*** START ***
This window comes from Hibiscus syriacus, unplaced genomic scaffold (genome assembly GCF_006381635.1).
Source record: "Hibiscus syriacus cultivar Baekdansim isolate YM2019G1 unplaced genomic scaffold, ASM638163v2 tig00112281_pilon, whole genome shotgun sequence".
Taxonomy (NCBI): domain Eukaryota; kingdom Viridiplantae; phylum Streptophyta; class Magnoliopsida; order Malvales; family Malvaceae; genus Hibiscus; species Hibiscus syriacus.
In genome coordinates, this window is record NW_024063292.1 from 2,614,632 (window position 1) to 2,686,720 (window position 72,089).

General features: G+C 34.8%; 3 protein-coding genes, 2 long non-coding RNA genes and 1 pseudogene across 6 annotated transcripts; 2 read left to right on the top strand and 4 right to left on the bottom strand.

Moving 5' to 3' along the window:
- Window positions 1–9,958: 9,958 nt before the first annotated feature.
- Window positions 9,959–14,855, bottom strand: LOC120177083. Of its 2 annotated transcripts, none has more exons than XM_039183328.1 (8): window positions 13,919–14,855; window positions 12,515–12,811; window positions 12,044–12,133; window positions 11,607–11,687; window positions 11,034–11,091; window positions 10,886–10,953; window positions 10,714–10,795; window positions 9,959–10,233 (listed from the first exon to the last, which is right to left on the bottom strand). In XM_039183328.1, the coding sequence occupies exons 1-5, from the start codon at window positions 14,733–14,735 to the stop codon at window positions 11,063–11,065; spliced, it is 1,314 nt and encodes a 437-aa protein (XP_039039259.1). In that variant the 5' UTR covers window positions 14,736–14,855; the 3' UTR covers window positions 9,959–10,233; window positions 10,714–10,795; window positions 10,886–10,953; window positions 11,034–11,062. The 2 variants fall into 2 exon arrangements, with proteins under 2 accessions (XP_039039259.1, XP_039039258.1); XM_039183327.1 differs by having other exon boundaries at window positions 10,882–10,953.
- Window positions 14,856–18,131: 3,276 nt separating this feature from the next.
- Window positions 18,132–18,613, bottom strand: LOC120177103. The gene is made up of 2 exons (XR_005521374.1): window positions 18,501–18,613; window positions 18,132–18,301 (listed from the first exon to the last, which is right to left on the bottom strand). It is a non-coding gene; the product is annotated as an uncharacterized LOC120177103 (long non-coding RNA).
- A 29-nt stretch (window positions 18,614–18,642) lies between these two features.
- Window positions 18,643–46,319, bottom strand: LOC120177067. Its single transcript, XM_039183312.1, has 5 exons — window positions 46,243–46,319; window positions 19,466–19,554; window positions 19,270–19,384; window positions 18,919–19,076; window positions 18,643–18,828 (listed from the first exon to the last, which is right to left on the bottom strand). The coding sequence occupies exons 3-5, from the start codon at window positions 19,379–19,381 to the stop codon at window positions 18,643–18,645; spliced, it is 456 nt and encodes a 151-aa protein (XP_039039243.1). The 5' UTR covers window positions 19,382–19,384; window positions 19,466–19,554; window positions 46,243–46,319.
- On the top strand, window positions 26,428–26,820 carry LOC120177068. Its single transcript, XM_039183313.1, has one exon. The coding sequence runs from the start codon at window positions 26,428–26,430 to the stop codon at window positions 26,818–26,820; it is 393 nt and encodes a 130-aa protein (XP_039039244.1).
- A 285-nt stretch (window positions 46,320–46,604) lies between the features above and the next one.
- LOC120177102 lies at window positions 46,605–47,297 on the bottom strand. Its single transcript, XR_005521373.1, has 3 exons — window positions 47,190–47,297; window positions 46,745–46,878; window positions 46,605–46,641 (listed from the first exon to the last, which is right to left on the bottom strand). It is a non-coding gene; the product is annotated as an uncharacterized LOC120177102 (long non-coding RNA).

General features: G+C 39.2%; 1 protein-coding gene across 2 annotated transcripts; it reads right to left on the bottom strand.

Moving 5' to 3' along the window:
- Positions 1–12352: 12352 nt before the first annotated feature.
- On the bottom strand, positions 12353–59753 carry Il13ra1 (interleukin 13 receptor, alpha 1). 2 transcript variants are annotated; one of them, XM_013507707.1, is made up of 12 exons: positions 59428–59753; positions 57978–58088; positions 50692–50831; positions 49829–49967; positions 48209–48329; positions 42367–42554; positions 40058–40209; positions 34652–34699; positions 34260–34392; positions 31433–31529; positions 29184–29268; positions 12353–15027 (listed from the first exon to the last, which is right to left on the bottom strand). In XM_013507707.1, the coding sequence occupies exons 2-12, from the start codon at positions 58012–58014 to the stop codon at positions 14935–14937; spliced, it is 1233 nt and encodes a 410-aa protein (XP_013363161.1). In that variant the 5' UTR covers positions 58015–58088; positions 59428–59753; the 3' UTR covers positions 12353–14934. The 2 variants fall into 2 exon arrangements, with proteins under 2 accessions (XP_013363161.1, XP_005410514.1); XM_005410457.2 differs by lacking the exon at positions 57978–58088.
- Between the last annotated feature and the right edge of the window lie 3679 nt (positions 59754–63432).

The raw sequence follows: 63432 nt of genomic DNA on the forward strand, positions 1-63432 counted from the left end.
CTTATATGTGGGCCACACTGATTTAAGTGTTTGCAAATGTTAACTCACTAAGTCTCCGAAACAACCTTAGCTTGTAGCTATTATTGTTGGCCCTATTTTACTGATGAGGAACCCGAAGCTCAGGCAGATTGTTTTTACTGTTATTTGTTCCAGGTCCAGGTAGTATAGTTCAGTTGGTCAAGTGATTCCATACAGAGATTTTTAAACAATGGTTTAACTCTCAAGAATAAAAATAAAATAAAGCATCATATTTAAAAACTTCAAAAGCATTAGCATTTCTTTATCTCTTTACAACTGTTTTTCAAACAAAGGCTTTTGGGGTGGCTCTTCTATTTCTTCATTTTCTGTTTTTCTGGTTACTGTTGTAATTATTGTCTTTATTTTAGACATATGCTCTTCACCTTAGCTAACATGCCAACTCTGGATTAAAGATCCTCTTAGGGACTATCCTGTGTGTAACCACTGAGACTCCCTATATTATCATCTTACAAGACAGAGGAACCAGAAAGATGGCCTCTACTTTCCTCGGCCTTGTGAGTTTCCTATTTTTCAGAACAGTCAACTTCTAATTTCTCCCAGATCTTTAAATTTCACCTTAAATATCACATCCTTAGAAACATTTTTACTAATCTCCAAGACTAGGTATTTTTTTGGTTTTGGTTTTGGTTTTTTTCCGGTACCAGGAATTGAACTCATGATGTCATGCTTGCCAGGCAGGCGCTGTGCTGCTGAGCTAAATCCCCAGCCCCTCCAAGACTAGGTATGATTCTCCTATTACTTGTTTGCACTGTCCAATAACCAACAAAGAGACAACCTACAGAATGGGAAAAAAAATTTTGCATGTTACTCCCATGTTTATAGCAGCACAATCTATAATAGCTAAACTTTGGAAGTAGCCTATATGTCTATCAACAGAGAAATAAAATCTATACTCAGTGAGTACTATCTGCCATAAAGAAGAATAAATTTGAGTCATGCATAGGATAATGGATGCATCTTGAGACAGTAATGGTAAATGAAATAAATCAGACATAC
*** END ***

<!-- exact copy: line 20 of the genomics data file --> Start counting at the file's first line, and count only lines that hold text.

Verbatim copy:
- Between the last annotated feature and the right edge of the window lie 3679 nt (positions 59754–63432).